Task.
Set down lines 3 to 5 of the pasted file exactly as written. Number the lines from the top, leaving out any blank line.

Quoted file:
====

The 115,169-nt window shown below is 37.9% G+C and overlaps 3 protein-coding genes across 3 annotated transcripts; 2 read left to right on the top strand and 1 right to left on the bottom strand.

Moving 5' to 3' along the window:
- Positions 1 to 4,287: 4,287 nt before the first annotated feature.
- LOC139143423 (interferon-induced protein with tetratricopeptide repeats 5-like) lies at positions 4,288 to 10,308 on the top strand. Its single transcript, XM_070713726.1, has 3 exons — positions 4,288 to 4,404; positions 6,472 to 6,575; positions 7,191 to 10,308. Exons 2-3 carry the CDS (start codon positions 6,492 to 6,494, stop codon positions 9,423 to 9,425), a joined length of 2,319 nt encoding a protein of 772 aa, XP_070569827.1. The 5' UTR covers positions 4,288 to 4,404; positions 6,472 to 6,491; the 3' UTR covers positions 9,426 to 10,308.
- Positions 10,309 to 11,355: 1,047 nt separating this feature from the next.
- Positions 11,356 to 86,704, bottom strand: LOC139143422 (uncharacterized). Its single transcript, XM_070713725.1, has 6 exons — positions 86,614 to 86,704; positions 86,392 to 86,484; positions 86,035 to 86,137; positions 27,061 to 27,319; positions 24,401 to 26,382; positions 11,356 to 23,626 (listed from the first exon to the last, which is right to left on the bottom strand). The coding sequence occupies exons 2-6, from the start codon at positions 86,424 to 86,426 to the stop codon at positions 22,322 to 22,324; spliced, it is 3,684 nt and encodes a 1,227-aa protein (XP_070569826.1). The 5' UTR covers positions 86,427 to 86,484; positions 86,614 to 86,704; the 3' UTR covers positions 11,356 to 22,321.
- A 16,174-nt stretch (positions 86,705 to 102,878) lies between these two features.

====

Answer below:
- Positions 1 to 4,287: 4,287 nt before the first annotated feature.
- LOC139143423 (interferon-induced protein with tetratricopeptide repeats 5-like) lies at positions 4,288 to 10,308 on the top strand. Its single transcript, XM_070713726.1, has 3 exons — positions 4,288 to 4,404; positions 6,472 to 6,575; positions 7,191 to 10,308. Exons 2-3 carry the CDS (start codon positions 6,492 to 6,494, stop codon positions 9,423 to 9,425), a joined length of 2,319 nt encoding a protein of 772 aa, XP_070569827.1. The 5' UTR covers positions 4,288 to 4,404; positions 6,472 to 6,491; the 3' UTR covers positions 9,426 to 10,308.
- Positions 10,309 to 11,355: 1,047 nt separating this feature from the next.